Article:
Posted by: rbbadger | September 28, 2008

The Wedding

Today, one of my co-workers got married.  So, myself and all of my co-workers found ourselves at the Nowon Wedding Hall.

Wedding halls are a very, very common sight in South Korea.  Some of these look not unlike Sleeping Beauty’s castle at Disneyland.  Others of them sport domes and other similar decorations.  These are not tasteful places. Until today, I had never been in one.  Probably the best way to describe them is that they are like Las Vegas wedding chapels on steroids.  They are often vast places.  They offer one-stop shopping.  The bride can buy her dress there.  They can have wedding photos taken, order announcements, get the groom’s suit, and everything else wedding related.  There are chapels where weddings can take place (about eight were scheduled for today) and rooms where the wedding guests can be fed in the best Korean fashion.  The Nowon Wedding Centre (named for Nowon-gu, one of the districts of Seoul) looks like a fairly typical large and ugly Korean department store. 

At two, the wedding ceremony began.  It was basically a Protestant wedding ceremony with the traditional bows to the parents thrown in.  The whole thing took about 20 minutes.  When the groom walked in, a spotlight followed him all the way to the front to the strains of Elgar’s “Pomp and Circumstance March No. 1”.  Following that, the bride made her way in to the strains of the wedding march from Wagner’s opera Lohengrin.  The bride, groom, minister, and their family members were all wearing white gloves as well.  The mother of the bride and the mother of the groom both wore hanbok (traditional Korean dress) but all the men were in dark-coloured suits.  Some Korean couples choose to have a Western-style wedding with all their guests and a smaller traditional style wedding ceremony immediately following with their families.  In Korean culture, white is the colour of death and mourning, so the bride would wear red if she was going through the traditional wedding rites.  It is the same in China.  We had pictures with the bride and groom and then made our way to the area where the luncheon was served.  It was a truly vast spread.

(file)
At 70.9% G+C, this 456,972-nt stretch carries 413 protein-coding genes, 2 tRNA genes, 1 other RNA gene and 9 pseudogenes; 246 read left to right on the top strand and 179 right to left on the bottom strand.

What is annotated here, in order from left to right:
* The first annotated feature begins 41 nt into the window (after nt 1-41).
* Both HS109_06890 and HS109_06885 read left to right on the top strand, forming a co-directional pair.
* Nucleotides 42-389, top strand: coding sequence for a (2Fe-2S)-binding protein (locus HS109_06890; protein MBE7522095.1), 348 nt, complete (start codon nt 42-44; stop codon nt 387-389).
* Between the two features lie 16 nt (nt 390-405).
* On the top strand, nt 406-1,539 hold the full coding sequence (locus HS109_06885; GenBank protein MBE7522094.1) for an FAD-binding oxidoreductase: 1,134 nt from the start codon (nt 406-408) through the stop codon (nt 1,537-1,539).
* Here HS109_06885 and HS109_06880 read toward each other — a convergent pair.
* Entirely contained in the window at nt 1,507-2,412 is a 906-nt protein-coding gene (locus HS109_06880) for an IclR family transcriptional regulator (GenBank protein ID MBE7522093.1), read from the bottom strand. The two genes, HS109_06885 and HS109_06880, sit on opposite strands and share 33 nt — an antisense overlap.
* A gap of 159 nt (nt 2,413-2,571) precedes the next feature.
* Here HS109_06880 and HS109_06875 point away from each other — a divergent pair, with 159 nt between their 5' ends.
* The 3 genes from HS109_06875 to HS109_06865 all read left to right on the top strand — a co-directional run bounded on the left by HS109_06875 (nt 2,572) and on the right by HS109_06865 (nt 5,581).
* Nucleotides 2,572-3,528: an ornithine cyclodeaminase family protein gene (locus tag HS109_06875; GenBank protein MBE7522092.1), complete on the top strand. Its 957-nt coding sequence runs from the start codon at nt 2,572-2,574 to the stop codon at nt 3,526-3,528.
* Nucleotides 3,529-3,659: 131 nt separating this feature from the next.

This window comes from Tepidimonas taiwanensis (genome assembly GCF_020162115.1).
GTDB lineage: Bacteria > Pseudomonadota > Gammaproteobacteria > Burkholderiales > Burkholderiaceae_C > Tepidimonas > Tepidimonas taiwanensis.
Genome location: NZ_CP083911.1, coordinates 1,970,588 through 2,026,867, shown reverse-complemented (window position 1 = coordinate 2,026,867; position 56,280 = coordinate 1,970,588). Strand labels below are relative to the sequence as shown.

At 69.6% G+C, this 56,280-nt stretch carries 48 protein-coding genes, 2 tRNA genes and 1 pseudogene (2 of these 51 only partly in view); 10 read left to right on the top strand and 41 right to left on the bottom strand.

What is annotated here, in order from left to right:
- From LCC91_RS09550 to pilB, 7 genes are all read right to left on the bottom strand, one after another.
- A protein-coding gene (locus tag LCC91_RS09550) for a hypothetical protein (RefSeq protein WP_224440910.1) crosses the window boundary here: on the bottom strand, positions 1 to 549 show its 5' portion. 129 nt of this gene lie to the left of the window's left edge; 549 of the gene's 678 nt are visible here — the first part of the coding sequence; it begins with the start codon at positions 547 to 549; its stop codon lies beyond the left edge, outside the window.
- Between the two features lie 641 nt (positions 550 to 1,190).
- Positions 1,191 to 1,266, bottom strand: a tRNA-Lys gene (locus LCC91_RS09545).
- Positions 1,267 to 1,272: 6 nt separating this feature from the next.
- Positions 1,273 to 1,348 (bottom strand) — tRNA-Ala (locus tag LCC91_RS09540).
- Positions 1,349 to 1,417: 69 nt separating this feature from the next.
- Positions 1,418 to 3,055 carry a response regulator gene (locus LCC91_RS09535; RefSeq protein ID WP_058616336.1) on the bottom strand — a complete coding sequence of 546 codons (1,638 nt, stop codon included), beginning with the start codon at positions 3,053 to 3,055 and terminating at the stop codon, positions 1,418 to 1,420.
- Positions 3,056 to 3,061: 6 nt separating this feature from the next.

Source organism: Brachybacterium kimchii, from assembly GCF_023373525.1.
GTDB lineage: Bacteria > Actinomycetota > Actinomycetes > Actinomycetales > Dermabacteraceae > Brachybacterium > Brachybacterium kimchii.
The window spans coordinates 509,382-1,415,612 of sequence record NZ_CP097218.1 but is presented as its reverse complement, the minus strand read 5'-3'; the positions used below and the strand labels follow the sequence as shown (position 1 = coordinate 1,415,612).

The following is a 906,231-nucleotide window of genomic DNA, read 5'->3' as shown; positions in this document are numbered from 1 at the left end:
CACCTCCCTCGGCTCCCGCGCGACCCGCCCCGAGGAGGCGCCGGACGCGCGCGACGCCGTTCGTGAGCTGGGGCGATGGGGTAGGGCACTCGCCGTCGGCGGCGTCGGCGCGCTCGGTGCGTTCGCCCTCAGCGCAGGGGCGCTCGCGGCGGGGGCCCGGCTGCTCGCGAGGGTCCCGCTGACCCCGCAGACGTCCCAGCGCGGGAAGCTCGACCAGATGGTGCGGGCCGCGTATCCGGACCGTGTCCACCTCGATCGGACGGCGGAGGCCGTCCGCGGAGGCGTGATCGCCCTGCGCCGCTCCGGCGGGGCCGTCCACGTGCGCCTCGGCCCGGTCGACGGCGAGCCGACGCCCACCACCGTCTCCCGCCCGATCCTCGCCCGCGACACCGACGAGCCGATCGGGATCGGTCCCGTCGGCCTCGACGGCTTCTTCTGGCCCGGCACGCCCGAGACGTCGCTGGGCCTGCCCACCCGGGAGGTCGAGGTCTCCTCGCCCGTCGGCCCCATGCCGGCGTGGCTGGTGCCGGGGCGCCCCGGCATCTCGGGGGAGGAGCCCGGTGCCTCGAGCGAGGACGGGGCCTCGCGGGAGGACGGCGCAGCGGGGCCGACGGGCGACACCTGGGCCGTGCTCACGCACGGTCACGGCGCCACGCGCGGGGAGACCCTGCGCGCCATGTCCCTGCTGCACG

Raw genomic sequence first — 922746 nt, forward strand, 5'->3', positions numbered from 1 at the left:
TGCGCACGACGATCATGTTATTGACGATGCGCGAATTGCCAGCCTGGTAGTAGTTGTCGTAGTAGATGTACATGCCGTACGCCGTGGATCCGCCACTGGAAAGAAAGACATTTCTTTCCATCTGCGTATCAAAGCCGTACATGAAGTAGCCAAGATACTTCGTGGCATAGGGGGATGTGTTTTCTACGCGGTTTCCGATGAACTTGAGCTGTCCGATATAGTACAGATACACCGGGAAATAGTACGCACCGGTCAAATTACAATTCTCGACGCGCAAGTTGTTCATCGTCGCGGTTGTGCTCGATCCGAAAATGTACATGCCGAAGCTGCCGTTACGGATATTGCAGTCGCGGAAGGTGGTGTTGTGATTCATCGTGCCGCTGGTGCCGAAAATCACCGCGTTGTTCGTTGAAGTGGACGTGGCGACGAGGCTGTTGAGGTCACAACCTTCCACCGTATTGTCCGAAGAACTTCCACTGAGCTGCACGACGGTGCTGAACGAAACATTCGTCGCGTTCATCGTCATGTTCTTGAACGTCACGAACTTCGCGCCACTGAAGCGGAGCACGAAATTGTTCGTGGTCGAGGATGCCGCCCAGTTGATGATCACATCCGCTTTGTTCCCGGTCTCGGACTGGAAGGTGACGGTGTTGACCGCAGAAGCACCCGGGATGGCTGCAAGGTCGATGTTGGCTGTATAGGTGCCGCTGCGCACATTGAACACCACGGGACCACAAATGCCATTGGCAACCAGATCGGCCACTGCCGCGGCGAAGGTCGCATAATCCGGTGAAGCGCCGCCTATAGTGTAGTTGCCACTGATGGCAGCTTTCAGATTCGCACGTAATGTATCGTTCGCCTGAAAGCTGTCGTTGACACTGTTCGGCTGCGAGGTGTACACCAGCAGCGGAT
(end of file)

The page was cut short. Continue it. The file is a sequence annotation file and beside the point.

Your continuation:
It only took an hour and a half for everything to be over.  I didn’t even get a chance to wish my co-worker the best, as she had been spirited away.  It is traditional for the friends of either the bride and groom to offer money.  Each of us gave them 40,000 won (about $35) a piece.



  1. i’m sad there are no pictures of this! boo. also, when do you get to come home?

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